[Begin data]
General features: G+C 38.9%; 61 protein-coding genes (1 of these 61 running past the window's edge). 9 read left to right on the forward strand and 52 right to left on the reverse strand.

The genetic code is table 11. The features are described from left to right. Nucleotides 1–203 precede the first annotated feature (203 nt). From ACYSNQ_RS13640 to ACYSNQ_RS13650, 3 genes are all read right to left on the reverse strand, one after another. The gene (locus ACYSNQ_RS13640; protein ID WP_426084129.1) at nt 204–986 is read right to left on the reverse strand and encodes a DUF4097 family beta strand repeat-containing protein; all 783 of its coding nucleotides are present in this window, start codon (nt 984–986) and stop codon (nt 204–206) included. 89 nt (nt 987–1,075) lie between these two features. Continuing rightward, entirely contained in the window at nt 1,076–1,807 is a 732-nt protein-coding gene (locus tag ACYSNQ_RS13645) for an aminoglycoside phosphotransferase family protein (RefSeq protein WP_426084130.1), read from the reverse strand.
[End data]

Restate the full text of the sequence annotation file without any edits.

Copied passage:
General features: G+C 38.9%; 61 protein-coding genes (1 of these 61 running past the window's edge). 9 read left to right on the forward strand and 52 right to left on the reverse strand.

The genetic code is table 11. The features are described from left to right. Nucleotides 1–203 precede the first annotated feature (203 nt). From ACYSNQ_RS13640 to ACYSNQ_RS13650, 3 genes are all read right to left on the reverse strand, one after another. The gene (locus ACYSNQ_RS13640; protein ID WP_426084129.1) at nt 204–986 is read right to left on the reverse strand and encodes a DUF4097 family beta strand repeat-containing protein; all 783 of its coding nucleotides are present in this window, start codon (nt 984–986) and stop codon (nt 204–206) included. 89 nt (nt 987–1,075) lie between these two features. Continuing rightward, entirely contained in the window at nt 1,076–1,807 is a 732-nt protein-coding gene (locus tag ACYSNQ_RS13645) for an aminoglycoside phosphotransferase family protein (RefSeq protein WP_426084130.1), read from the reverse strand.